San Francisco -- A ruling on wheeling rate methodology by the Metropolitan Water District of Southern California will not be issued for at least a month. At a hearing in San Francisco Superior Court, Judge Laurence Kay heard oral arguments opposing and supporting Metropolitan's proposed wheeling-rate methodology.
Metropolitan Water District 's (MWD) wheeling rate is the price it charges other agencies for transporting water through its pipeline.
Following the day-long hearing, Judge Kay instructed each side to submit additional documents which will assist the court in arriving at its decision. Those documents are to be submitted to the court by Dec. 15. The judge will then issue a tentative ruling and allow comment from both sides before finalizing his ruling.
Judge Kay will consider whether MWD's proposal to establish a so-called "postage stamp" wheeling rate conforms with state law. Under the "postage stamp" format, the rate would be the same whether an agency seeking to wheel water would use 100 feet or 500 miles of MWD's conveyance facilities. The postage stamp rate would be predetermined, independent of specific wheeling proposals.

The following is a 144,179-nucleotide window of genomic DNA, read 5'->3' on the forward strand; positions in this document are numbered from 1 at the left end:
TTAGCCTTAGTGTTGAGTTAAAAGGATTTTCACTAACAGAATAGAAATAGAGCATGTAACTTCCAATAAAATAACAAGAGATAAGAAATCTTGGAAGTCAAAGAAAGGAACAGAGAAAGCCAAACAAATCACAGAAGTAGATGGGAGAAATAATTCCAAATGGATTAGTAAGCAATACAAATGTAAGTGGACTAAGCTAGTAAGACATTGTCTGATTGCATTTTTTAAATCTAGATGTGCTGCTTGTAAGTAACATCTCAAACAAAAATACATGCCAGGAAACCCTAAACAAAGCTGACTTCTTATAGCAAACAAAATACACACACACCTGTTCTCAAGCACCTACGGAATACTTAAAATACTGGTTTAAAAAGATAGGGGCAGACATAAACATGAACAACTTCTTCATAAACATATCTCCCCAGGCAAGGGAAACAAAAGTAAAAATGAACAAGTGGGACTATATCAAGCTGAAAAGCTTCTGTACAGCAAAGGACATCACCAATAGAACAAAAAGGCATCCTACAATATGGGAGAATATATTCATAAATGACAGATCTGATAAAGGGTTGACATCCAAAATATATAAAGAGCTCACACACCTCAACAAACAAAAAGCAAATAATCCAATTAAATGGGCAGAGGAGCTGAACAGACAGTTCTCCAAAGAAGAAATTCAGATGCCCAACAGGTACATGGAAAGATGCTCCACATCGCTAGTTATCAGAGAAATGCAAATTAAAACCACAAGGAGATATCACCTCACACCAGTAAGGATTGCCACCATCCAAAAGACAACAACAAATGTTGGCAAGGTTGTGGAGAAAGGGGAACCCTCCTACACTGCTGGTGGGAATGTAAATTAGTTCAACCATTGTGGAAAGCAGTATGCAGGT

The San Diego County Water Authority and other defendants in the case contend that wheeling rates should be set on a case-by-case basis to fit individual wheeling proposals.
Judge Kay will also consider whether MWD can include all its systemwide costs in setting its wheeling rate, or whether it must confine the costs it passes on through the rate to just those costs related to the specific facilities used for the water's transportation, as the Water Authority and other defendants maintain.
The Water Authority's interest in the MWD wheeling-rate suit stems from the Authority's interest in obtaining supplemental water supplies. MWD wants to charge $262 an acre foot to wheel the water, while the Water Authority has maintained MWD's true cost of wheeling the transfer water through the aqueduct is approximately $58 an acre foot.
MWD in January filed a validation action seeking judicial ratification of its proposed wheeling rate. Judge Kay at a hearing in July ordered a trial be held to explore the case's merits and determine the legality of MWD's wheeling rate methodology.
The San Diego County Water Authority is a public agency that imports up to 90 percent of the region's water from Northern California and the Colorado River and distributes it through 24 member agencies to more than 2.6 million county residents.
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